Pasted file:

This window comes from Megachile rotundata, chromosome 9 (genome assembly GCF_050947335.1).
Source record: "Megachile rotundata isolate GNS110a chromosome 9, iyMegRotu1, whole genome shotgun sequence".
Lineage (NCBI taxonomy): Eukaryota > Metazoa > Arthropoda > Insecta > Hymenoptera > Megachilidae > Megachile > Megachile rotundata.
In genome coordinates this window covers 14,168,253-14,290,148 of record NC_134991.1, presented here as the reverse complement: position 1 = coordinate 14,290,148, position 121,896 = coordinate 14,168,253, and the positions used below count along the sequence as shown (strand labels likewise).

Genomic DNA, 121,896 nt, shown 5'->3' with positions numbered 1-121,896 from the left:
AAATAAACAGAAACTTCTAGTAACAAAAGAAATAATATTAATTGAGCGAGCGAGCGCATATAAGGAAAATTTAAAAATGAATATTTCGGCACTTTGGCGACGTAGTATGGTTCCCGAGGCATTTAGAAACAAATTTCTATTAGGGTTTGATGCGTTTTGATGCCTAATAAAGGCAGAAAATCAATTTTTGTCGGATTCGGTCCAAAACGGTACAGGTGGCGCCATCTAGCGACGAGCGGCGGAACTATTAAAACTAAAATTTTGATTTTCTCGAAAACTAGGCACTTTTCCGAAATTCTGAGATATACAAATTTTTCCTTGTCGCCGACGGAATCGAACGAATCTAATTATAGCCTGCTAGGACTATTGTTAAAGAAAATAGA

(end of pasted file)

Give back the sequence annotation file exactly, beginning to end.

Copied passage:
This window comes from Megachile rotundata, chromosome 9 (genome assembly GCF_050947335.1).
Source record: "Megachile rotundata isolate GNS110a chromosome 9, iyMegRotu1, whole genome shotgun sequence".
Lineage (NCBI taxonomy): Eukaryota > Metazoa > Arthropoda > Insecta > Hymenoptera > Megachilidae > Megachile > Megachile rotundata.
In genome coordinates this window covers 14,168,253-14,290,148 of record NC_134991.1, presented here as the reverse complement: position 1 = coordinate 14,290,148, position 121,896 = coordinate 14,168,253, and the positions used below count along the sequence as shown (strand labels likewise).

Genomic DNA, 121,896 nt, shown 5'->3' with positions numbered 1-121,896 from the left:
AAATAAACAGAAACTTCTAGTAACAAAAGAAATAATATTAATTGAGCGAGCGAGCGCATATAAGGAAAATTTAAAAATGAATATTTCGGCACTTTGGCGACGTAGTATGGTTCCCGAGGCATTTAGAAACAAATTTCTATTAGGGTTTGATGCGTTTTGATGCCTAATAAAGGCAGAAAATCAATTTTTGTCGGATTCGGTCCAAAACGGTACAGGTGGCGCCATCTAGCGACGAGCGGCGGAACTATTAAAACTAAAATTTTGATTTTCTCGAAAACTAGGCACTTTTCCGAAATTCTGAGATATACAAATTTTTCCTTGTCGCCGACGGAATCGAACGAATCTAATTATAGCCTGCTAGGACTATTGTTAAAGAAAATAGA